Tuesday, 7 February 2012

Ionicus Part One: The William Kimber Covers

A few days ago, my good friend Nick of the blog A Pile of Leaves mentioned picking up a book of ghost stories because of the cover. Before I even saw what the book was I already kind of suspected what it *might* be. Knowing enough of Nick's taste and his description of the title in question I thought, rightly, that this may well be a William Kimber book with an Ionicus cover. Books which I have something of a long standing fondness for.

Now I've been collecting ghost stories for about seven years now - it's an interesting hobby because, unlike crime fiction, it's frequently about picking collections which have lots of doubles (at the very least) of stories you already own because of the odd one or two you don't... and all because that little, neglected gem may end up being something truly special. And during my detective work in trying to find these things I soon realised I had a particular niche in the genre all to myself - Kimber.

Most fans of supernatural fiction really don't rate William Kimber collections or editions. They think them a bit bloodless and lifeless. The Ionicus covers particularly figure highly in this disdain, possibly because for a generation of book collectors he's an artist who really seems deeply linked with PG Wodehouse reissues. They find him a bit limp and polite and - almost literally - a little bloodless, which is true if you're after lurid covers. But if, like me, you don't mind a bit of the softly sinister to go with the ridiculously overblown covers then they're an absolute treat. And besides, the fact that Kimber published so many books by R Chetwynd Hayes should be a giveaway - he's also often thought of as a little bloodless and "safe" compared to someone like, say, Ramsey Campbell or Robert Aickman (this is a little unfair: "The Day That Father Brought Something Home" is one of the greatest bits of supernatural fiction ever in my opinion). I will admit a lot of Kimber books are a bit... lacking in places, but I have such a fondness for them because of the design that I snap them up whenever I see them.

This is my collection of Ionicus Kimber covers - I will do a few more Ionicus entries during the week, particularly explaining why I love him and his art so much. In the mean time - enjoy!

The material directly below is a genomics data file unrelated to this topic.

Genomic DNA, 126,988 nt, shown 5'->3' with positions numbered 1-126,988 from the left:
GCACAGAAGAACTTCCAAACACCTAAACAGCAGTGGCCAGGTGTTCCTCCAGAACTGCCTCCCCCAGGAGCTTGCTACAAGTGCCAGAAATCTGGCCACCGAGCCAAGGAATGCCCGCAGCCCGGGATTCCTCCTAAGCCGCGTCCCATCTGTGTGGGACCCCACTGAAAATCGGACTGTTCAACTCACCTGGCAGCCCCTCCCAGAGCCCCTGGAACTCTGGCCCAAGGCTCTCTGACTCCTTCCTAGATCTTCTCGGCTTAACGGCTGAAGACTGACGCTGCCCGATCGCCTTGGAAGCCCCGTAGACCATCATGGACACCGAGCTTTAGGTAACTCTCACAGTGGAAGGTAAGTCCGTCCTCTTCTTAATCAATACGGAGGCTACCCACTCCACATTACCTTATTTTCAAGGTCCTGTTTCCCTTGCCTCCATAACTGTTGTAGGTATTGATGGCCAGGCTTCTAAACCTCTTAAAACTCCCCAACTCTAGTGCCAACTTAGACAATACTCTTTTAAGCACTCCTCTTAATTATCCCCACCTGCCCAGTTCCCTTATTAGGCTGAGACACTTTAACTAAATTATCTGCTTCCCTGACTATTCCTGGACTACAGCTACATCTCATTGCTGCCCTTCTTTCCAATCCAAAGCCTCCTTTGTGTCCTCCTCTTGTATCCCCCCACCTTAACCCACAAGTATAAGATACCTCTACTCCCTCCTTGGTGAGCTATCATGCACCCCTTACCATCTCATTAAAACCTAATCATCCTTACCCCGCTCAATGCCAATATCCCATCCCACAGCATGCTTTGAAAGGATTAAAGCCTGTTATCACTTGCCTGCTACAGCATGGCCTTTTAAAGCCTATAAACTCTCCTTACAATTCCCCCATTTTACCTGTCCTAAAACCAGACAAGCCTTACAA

Fairly obviously this last book is not particularly supernaturally themed, but it still does have a rather splendid Ionicus cover. So in it goes! More of these later this week hopefully....


6 comments:

  1. I love Haunted Waters! I'm sure I remember disliking his Wodehouse covers but these seem particularly suited for ghost stories - both eerie and cosy like a good ghost book should be.

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    1. i think ionicus' major flaw is a lack of convincing warmth in his people. his eye for details in terms of the natural world and architecture is peerless, but people can seem a bit lifeless. hence wodehouse, whose covers should exude warmth can seem a little cold in his hands. i love them myself, but that's because i've always favoured blandings over the rest of the wodehouse ouevre - it makes sense i like the evocation of a place that much. with these, i honestly think they work because they're the stages where the drama has either taken place or is about to start... what is going to happen in these places? that can't be nice etc etc

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  2. Where are the other covers!!! Would love to see them! I rather like these to be honest?

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    1. oh! i shall get onto this - sorry. am doing a big book sort out next week so shall dig out more ionicus then...

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    2. Brilliant!!! I have a few of these books myself but some, like the Tales From The Other Side book, I've never seen before! That a damn fine cover there! Many thanks for when you do scan them!!! ;-)

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    3. tchah! forgot about this - shall get onto it. been a busy few weeks... but yeah, for some reason ionicus has a mixed reputation as a horror/ ghost story cover artist where to me he's one of the very best...

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